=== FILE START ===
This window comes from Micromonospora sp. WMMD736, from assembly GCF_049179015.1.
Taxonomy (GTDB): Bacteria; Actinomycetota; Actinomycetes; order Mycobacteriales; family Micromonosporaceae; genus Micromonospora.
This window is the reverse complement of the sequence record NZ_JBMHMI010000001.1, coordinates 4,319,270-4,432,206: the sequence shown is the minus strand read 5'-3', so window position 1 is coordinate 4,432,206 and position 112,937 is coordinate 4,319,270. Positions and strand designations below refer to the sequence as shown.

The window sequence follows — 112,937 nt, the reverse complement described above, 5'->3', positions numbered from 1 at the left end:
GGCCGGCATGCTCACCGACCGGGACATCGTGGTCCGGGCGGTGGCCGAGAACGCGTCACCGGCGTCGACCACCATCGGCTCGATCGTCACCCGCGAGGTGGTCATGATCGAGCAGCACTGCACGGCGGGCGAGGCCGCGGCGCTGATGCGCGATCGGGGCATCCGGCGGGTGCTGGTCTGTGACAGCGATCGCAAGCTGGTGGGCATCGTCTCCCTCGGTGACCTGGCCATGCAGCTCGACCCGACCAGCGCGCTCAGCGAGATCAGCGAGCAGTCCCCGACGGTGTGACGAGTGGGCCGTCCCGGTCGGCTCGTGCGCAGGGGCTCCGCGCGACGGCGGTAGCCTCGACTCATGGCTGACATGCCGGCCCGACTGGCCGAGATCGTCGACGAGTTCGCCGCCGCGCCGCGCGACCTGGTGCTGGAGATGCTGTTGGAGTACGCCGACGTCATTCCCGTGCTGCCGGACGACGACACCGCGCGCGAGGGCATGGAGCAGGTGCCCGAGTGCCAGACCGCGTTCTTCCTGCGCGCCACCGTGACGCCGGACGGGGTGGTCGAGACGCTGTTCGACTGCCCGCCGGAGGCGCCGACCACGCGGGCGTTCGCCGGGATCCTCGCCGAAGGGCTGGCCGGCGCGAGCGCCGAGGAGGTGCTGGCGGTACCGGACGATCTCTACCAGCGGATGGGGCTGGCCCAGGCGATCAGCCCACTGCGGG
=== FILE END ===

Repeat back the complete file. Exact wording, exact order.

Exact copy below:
This window comes from Micromonospora sp. WMMD736, from assembly GCF_049179015.1.
Taxonomy (GTDB): Bacteria; Actinomycetota; Actinomycetes; order Mycobacteriales; family Micromonosporaceae; genus Micromonospora.
This window is the reverse complement of the sequence record NZ_JBMHMI010000001.1, coordinates 4,319,270-4,432,206: the sequence shown is the minus strand read 5'-3', so window position 1 is coordinate 4,432,206 and position 112,937 is coordinate 4,319,270. Positions and strand designations below refer to the sequence as shown.

The window sequence follows — 112,937 nt, the reverse complement described above, 5'->3', positions numbered from 1 at the left end:
GGCCGGCATGCTCACCGACCGGGACATCGTGGTCCGGGCGGTGGCCGAGAACGCGTCACCGGCGTCGACCACCATCGGCTCGATCGTCACCCGCGAGGTGGTCATGATCGAGCAGCACTGCACGGCGGGCGAGGCCGCGGCGCTGATGCGCGATCGGGGCATCCGGCGGGTGCTGGTCTGTGACAGCGATCGCAAGCTGGTGGGCATCGTCTCCCTCGGTGACCTGGCCATGCAGCTCGACCCGACCAGCGCGCTCAGCGAGATCAGCGAGCAGTCCCCGACGGTGTGACGAGTGGGCCGTCCCGGTCGGCTCGTGCGCAGGGGCTCCGCGCGACGGCGGTAGCCTCGACTCATGGCTGACATGCCGGCCCGACTGGCCGAGATCGTCGACGAGTTCGCCGCCGCGCCGCGCGACCTGGTGCTGGAGATGCTGTTGGAGTACGCCGACGTCATTCCCGTGCTGCCGGACGACGACACCGCGCGCGAGGGCATGGAGCAGGTGCCCGAGTGCCAGACCGCGTTCTTCCTGCGCGCCACCGTGACGCCGGACGGGGTGGTCGAGACGCTGTTCGACTGCCCGCCGGAGGCGCCGACCACGCGGGCGTTCGCCGGGATCCTCGCCGAAGGGCTGGCCGGCGCGAGCGCCGAGGAGGTGCTGGCGGTACCGGACGATCTCTACCAGCGGATGGGGCTGGCCCAGGCGATCAGCCCACTGCGGG